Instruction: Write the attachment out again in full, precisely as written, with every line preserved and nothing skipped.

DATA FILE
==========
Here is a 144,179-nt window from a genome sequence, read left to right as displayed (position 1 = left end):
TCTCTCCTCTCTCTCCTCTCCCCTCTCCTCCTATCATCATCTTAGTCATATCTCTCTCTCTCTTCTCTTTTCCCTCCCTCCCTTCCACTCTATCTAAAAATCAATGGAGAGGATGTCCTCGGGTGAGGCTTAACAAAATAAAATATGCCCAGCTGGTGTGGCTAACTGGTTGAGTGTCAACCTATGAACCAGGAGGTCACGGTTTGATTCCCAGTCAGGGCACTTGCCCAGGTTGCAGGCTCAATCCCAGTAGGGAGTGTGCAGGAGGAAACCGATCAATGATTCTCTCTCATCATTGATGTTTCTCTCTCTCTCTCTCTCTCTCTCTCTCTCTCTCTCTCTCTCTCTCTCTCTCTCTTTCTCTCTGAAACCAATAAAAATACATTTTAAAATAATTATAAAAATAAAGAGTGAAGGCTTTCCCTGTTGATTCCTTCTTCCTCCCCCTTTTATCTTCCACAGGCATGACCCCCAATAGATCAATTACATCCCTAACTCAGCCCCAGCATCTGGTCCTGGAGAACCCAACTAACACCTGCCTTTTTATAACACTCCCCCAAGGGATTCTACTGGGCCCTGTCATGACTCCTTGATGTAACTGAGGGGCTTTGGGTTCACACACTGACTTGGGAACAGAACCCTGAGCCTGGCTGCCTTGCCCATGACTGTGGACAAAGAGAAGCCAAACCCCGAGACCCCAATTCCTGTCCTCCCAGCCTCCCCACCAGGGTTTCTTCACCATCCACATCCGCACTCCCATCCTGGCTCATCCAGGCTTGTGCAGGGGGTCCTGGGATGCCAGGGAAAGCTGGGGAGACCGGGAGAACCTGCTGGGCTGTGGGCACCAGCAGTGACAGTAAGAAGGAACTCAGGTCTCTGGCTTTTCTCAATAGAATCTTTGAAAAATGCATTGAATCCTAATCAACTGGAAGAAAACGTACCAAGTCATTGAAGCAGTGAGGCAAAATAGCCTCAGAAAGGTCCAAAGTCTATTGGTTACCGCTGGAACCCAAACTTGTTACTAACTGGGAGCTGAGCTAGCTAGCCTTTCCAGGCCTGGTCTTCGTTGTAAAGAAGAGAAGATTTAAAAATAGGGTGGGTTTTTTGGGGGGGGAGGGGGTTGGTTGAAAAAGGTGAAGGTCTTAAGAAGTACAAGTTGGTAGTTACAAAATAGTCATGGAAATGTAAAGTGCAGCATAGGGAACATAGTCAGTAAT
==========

Here is a 144,179-nt window from a genome sequence, read left to right as displayed (position 1 = left end):
TCTCTCCTCTCTCTCCTCTCCCCTCTCCTCCTATCATCATCTTAGTCATATCTCTCTCTCTCTTCTCTTTTCCCTCCCTCCCTTCCACTCTATCTAAAAATCAATGGAGAGGATGTCCTCGGGTGAGGCTTAACAAAATAAAATATGCCCAGCTGGTGTGGCTAACTGGTTGAGTGTCAACCTATGAACCAGGAGGTCACGGTTTGATTCCCAGTCAGGGCACTTGCCCAGGTTGCAGGCTCAATCCCAGTAGGGAGTGTGCAGGAGGAAACCGATCAATGATTCTCTCTCATCATTGATGTTTCTCTCTCTCTCTCTCTCTCTCTCTCTCTCTCTCTCTCTCTCTCTCTCTCTCTCTTTCTCTCTGAAACCAATAAAAATACATTTTAAAATAATTATAAAAATAAAGAGTGAAGGCTTTCCCTGTTGATTCCTTCTTCCTCCCCCTTTTATCTTCCACAGGCATGACCCCCAATAGATCAATTACATCCCTAACTCAGCCCCAGCATCTGGTCCTGGAGAACCCAACTAACACCTGCCTTTTTATAACACTCCCCCAAGGGATTCTACTGGGCCCTGTCATGACTCCTTGATGTAACTGAGGGGCTTTGGGTTCACACACTGACTTGGGAACAGAACCCTGAGCCTGGCTGCCTTGCCCATGACTGTGGACAAAGAGAAGCCAAACCCCGAGACCCCAATTCCTGTCCTCCCAGCCTCCCCACCAGGGTTTCTTCACCATCCACATCCGCACTCCCATCCTGGCTCATCCAGGCTTGTGCAGGGGGTCCTGGGATGCCAGGGAAAGCTGGGGAGACCGGGAGAACCTGCTGGGCTGTGGGCACCAGCAGTGACAGTAAGAAGGAACTCAGGTCTCTGGCTTTTCTCAATAGAATCTTTGAAAAATGCATTGAATCCTAATCAACTGGAAGAAAACGTACCAAGTCATTGAAGCAGTGAGGCAAAATAGCCTCAGAAAGGTCCAAAGTCTATTGGTTACCGCTGGAACCCAAACTTGTTACTAACTGGGAGCTGAGCTAGCTAGCCTTTCCAGGCCTGGTCTTCGTTGTAAAGAAGAGAAGATTTAAAAATAGGGTGGGTTTTTTGGGGGGGGAGGGGGTTGGTTGAAAAAGGTGAAGGTCTTAAGAAGTACAAGTTGGTAGTTACAAAATAGTCATGGAAATGTAAAGTGCAGCATAGGGAACATAGTCAGTAAT